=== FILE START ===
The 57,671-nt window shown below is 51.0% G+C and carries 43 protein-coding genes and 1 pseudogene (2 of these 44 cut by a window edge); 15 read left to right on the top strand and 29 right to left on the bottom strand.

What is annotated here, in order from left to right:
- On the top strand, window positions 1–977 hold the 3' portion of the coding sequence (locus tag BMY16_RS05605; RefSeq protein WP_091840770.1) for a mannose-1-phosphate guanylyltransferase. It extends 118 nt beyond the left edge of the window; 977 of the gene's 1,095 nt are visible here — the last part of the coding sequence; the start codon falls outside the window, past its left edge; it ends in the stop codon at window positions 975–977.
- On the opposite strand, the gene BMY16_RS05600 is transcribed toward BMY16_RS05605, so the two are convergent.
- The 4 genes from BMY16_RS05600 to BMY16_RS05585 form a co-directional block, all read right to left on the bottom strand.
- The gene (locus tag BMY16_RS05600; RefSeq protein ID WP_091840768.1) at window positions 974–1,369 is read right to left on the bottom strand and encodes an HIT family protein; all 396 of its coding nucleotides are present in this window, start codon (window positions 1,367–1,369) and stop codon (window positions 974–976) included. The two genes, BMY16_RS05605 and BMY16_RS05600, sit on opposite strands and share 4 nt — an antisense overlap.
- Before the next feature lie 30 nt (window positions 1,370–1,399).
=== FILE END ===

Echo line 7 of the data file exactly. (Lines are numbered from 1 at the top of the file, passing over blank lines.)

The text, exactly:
- Before the next feature lie 30 nt (window positions 1,370–1,399).